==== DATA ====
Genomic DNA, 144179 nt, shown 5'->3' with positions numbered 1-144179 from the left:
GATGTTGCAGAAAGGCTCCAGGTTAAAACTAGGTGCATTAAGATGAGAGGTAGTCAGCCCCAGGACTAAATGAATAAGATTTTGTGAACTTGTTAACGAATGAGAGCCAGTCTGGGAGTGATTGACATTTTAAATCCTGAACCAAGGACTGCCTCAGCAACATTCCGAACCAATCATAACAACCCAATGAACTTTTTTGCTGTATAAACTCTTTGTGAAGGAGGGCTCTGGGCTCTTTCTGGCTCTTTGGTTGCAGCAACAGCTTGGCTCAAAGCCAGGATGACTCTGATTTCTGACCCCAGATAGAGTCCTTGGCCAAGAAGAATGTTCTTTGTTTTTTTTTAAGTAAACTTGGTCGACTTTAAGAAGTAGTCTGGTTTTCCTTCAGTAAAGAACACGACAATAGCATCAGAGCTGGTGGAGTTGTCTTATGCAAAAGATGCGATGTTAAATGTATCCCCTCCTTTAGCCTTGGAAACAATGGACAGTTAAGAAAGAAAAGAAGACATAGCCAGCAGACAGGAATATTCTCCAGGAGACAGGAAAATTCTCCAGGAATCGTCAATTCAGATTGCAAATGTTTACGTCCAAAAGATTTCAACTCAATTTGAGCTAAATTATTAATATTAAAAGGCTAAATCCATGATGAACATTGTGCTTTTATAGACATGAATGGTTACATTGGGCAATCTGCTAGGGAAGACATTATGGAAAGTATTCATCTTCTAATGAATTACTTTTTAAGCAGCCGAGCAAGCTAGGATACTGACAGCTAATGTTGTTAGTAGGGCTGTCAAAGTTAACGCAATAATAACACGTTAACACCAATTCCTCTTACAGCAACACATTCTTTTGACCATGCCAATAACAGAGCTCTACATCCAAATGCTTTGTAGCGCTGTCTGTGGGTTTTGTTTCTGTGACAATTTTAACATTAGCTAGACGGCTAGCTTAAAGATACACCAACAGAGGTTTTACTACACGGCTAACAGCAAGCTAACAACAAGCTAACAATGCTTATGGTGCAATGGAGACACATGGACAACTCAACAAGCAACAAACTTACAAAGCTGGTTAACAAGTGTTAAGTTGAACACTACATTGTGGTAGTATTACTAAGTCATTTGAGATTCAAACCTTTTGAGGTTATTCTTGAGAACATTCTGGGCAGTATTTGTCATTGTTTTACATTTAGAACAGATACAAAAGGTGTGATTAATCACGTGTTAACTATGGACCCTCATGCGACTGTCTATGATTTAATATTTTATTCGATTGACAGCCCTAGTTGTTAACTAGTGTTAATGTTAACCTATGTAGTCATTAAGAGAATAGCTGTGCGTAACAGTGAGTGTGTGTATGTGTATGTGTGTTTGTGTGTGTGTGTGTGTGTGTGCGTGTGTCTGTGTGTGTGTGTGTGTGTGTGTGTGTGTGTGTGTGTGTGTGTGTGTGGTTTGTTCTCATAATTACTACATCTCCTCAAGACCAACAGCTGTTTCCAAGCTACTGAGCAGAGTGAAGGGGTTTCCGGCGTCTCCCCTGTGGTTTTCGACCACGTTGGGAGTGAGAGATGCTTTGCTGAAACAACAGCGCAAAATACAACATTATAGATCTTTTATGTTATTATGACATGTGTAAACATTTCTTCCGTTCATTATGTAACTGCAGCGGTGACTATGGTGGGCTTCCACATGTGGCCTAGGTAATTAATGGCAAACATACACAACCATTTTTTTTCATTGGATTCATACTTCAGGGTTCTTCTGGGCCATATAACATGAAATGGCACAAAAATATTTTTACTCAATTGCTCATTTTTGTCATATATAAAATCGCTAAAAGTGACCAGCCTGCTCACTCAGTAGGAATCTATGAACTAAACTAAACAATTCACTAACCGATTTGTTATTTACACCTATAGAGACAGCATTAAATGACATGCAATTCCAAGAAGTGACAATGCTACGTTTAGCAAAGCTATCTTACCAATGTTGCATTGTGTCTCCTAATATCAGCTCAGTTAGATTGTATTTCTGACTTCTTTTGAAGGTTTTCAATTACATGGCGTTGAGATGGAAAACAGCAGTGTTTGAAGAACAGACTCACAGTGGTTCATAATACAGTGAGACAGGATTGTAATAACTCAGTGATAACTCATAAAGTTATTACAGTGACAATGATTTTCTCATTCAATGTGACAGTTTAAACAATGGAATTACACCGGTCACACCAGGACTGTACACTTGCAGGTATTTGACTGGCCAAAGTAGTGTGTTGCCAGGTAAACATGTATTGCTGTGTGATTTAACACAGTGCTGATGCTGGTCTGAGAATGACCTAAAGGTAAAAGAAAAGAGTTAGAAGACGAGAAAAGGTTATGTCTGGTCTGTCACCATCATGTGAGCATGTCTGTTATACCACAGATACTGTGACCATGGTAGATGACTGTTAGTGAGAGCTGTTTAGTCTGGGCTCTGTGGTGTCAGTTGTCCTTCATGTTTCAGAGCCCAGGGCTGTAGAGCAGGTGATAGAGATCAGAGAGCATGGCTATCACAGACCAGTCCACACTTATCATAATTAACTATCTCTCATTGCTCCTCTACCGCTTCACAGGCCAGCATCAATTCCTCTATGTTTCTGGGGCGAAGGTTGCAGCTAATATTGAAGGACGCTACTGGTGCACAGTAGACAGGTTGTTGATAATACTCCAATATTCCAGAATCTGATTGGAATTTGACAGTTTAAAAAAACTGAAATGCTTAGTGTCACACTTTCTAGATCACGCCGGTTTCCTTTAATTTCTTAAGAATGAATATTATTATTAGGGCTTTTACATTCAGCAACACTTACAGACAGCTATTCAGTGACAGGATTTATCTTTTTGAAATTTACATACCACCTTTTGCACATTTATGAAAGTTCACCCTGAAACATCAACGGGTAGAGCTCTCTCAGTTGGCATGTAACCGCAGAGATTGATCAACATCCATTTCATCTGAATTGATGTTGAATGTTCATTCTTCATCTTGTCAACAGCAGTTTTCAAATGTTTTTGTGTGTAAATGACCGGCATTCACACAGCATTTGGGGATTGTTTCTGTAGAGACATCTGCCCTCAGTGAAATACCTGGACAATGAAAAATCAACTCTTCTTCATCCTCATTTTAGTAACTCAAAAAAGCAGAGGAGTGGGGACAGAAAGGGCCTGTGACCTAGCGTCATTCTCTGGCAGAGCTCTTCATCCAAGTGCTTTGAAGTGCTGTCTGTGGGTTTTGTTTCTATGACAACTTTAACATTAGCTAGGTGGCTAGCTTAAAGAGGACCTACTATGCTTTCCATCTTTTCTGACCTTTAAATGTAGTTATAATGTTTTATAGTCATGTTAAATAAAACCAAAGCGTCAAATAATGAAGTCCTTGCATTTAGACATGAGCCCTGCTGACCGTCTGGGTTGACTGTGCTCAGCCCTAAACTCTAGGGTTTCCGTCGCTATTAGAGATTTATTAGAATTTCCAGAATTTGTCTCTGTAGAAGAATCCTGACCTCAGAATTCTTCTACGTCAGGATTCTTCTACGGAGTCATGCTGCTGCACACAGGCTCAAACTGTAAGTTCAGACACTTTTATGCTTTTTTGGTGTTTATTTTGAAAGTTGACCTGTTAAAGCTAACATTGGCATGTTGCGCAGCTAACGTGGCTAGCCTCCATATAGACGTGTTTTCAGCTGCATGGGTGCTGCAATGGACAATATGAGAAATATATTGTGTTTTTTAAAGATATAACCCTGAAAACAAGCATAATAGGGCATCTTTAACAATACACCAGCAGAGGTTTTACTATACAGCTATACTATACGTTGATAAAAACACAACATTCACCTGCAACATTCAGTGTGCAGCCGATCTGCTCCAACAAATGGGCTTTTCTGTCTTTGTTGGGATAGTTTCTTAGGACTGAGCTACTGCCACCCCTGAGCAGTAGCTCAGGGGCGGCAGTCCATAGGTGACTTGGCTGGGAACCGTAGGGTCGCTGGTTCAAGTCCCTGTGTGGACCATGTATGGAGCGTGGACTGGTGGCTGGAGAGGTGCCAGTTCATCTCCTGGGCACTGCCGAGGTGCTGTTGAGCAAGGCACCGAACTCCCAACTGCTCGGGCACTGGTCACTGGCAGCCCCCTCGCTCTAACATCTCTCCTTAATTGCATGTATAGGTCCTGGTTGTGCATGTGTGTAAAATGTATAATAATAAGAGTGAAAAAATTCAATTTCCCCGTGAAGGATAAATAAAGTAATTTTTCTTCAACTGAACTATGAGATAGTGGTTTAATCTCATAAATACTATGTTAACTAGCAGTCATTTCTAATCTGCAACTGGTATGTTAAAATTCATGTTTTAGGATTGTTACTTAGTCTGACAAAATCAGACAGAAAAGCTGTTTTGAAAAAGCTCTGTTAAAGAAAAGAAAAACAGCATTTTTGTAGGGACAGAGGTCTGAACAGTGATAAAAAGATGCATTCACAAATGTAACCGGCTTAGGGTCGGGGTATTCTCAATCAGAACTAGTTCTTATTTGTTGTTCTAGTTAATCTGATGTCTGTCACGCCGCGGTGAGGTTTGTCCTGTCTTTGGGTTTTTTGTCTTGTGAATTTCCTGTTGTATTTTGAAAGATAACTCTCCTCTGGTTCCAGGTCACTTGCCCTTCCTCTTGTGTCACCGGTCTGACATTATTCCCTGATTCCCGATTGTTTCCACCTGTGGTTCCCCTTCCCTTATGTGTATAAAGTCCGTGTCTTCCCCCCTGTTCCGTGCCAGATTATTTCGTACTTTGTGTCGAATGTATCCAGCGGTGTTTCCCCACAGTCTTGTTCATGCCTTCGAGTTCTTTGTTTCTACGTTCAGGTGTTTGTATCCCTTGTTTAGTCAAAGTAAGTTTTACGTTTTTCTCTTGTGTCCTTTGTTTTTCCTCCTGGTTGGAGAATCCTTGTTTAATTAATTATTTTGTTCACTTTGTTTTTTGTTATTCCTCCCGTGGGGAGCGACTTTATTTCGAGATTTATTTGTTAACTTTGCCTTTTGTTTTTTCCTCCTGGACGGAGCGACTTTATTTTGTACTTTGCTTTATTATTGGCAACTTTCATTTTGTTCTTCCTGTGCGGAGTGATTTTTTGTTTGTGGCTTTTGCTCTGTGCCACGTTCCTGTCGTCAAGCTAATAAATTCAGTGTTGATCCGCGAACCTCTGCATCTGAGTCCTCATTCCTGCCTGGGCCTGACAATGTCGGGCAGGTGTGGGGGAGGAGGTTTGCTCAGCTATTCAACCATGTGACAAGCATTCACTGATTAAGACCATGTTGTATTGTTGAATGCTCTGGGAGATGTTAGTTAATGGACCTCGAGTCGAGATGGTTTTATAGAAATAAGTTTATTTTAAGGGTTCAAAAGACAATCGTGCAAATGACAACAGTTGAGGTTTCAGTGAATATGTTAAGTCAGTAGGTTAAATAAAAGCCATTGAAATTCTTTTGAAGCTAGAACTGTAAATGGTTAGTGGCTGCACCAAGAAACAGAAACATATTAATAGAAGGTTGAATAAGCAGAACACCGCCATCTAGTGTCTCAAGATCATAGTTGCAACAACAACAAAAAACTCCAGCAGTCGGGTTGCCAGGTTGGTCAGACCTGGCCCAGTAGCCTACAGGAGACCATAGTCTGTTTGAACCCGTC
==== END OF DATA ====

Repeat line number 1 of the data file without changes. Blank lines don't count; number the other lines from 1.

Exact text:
Genomic DNA, 144179 nt, shown 5'->3' with positions numbered 1-144179 from the left: